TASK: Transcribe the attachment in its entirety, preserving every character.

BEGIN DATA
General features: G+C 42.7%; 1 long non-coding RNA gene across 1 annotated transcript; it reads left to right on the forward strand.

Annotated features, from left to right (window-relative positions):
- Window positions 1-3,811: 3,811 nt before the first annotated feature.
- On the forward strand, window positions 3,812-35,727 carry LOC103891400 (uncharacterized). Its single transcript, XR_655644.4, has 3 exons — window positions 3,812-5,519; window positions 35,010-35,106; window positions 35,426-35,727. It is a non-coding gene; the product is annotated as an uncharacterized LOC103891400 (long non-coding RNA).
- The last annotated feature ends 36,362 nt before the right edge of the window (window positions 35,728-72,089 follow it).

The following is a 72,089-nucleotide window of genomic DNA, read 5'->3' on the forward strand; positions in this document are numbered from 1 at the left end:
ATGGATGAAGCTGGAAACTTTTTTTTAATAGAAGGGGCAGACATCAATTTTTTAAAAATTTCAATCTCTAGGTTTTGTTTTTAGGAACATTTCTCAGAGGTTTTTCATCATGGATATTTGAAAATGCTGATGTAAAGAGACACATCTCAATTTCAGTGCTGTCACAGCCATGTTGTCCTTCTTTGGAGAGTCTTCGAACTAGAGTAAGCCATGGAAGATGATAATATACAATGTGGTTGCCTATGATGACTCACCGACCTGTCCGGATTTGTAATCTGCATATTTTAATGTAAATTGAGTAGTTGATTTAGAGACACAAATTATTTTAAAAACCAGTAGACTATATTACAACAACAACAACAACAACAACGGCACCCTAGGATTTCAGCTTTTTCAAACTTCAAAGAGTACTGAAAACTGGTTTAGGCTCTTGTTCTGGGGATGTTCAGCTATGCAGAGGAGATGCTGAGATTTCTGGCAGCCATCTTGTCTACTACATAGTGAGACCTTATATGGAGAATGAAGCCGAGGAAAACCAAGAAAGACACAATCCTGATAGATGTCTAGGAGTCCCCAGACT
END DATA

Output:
General features: G+C 42.7%; 1 long non-coding RNA gene across 1 annotated transcript; it reads left to right on the forward strand.

Annotated features, from left to right (window-relative positions):
- Window positions 1-3,811: 3,811 nt before the first annotated feature.
- On the forward strand, window positions 3,812-35,727 carry LOC103891400 (uncharacterized). Its single transcript, XR_655644.4, has 3 exons — window positions 3,812-5,519; window positions 35,010-35,106; window positions 35,426-35,727. It is a non-coding gene; the product is annotated as an uncharacterized LOC103891400 (long non-coding RNA).
- The last annotated feature ends 36,362 nt before the right edge of the window (window positions 35,728-72,089 follow it).

The following is a 72,089-nucleotide window of genomic DNA, read 5'->3' on the forward strand; positions in this document are numbered from 1 at the left end:
ATGGATGAAGCTGGAAACTTTTTTTTAATAGAAGGGGCAGACATCAATTTTTTAAAAATTTCAATCTCTAGGTTTTGTTTTTAGGAACATTTCTCAGAGGTTTTTCATCATGGATATTTGAAAATGCTGATGTAAAGAGACACATCTCAATTTCAGTGCTGTCACAGCCATGTTGTCCTTCTTTGGAGAGTCTTCGAACTAGAGTAAGCCATGGAAGATGATAATATACAATGTGGTTGCCTATGATGACTCACCGACCTGTCCGGATTTGTAATCTGCATATTTTAATGTAAATTGAGTAGTTGATTTAGAGACACAAATTATTTTAAAAACCAGTAGACTATATTACAACAACAACAACAACAACAACGGCACCCTAGGATTTCAGCTTTTTCAAACTTCAAAGAGTACTGAAAACTGGTTTAGGCTCTTGTTCTGGGGATGTTCAGCTATGCAGAGGAGATGCTGAGATTTCTGGCAGCCATCTTGTCTACTACATAGTGAGACCTTATATGGAGAATGAAGCCGAGGAAAACCAAGAAAGACACAATCCTGATAGATGTCTAGGAGTCCCCAGACT